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Grief and loss are the words professionals use to describe the emotions people experience after someone close to them has died. There is no word in the English language to accurately capture the depth of pain and suffering that family members, loved ones, friends, and partners experience after losing their beloved to suicide. All the emotions associated with loss may be present, but rendered complex by so many additional emotions, memories, and questions. Perhaps like no other loss, those left behind after a suicide struggle with second guessing themselves and their actions, sometimes for years after the loss.
Complicated Grief, Complicated Mourning
Psychotherapists and grief and loss specialists refer to "complicated grief" to help people understand how the loss experienced when a loved one suicides is unique. Complicated grief means that the normal grieving process isn’t proceeding, but instead is "stuck." It’s is as if the loved one left behind is trying to digest what has happened but some aspect of the incident or the relationship is preventing this digestion or ability to process in order to moving forward. The loss and all the concomitant emotions just sit, unprocessed and indigestible, until the loved one is able to address what has happened in its entirety. Complicated grief can occur with any loss, and may be a sign that there was an unresolved problem or issue in the relationship. It can be that this unresolved issue, present during your relationship with your loved one, is what is making the loss so intolerable or difficult to process.
What to Expect
What might you expect to feel as you try to heal from losing a loved one to suicide? Many emotions are common and every person is different. However, listed below are a few of the most common emotions survivors report.
- Anger. Anger comes in every flavor after a suicide. You may feel angry at yourself, angry at your loved one, angry at people in your community who may or may not have tried to intervene, and possibly even angry at God. It is normal and part of the process to experience strong and even debilitating anger at any or all of these people, and to feel powerless over how upset and enraged the suicide has left you.
- Sadness. It is normal, expectable, and important to allow yourself to feel sad after a significant loss. The sadness may feel overwhelming at times and may even border on despair. Please seek help if you find yourself overwhelmed and thinking of suicide (see below).
- Guilt. While it is common for loved ones to experience guilt after a close friend or family member has died, the feelings of guilt, often mixed with anger, are even more commonly expressed after a suicide. Holding yourself responsible for the loved one’s actions, or ruminating over how you might have been able to intervene are common responses to suicide.
- Shock. In some cases, shock and psychological numbing occurs after a suicide, and survivors feel nothing but emptiness and "dead inside" for some time.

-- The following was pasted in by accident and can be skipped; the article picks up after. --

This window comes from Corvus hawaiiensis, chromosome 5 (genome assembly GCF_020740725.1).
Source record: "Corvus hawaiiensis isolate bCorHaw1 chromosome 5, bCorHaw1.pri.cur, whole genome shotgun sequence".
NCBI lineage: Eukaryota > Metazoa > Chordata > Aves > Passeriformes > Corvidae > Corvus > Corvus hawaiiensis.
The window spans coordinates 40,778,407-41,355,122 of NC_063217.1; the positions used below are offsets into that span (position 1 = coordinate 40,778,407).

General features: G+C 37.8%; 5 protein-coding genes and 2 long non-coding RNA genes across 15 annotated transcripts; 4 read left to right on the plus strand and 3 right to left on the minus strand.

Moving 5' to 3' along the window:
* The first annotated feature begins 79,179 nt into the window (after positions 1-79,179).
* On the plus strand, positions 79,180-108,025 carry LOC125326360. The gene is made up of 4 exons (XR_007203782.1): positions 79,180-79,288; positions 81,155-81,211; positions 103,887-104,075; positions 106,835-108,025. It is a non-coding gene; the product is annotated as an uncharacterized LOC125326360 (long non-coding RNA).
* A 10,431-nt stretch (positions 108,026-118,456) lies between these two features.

- Denial. The death may be undeniable, but sometimes an almost delusional refusal to admit what has happened, or a fantasy that it did not happen, takes over and despite what you might know, you just cannot believe it. Sometimes family members insist that a suicide did not occur due to the inability to digest what has happened. A part of this denial may include a persistent searching through the past trying to determine why the suicide occurred.
As you might have gleaned, these emotions are often deeply intertwined and experienced more as a giant blend of unhappiness then as discrete episodes of single emotions. It can be difficult to tease them all out, but useful as part of a healing process to do so.
What to Do
The words "process" and "digest" keep coming up in this discussion. Both of these words indicate that you will be sorting through experiences and emotions, keeping those that are helpful or positive and getting rid of those that are unhelpful or further compound or even extend your grief. As you do so, be aware of warning signs that you may need professional help as you heal.
- Thoughts of suicide, wishing you could die too, feeling like you want to go to sleep "and just never wake up"
- Feeling like you should have been the one to have died, either instead of your loved one, or along with your loved one
- Problems sleeping and/or changes in appetite lasting longer than a few days
- Changes in your behavior (especially regarding anger management or use of alcohol or drugs)
- Feeling like you have nothing to live for, nothing that interests you, and no one that would care if you were to die
If you experience any of these symptoms, seek help from a professional right away. If you are not feeling suicidal yourself, but are ready to seek assistance in moving forward, check out your local mental health association for free community groups. Often local libraries have such information readily available. You may find that a self help group comprised of others who have gone through what you are experiencing offers the support and community you need.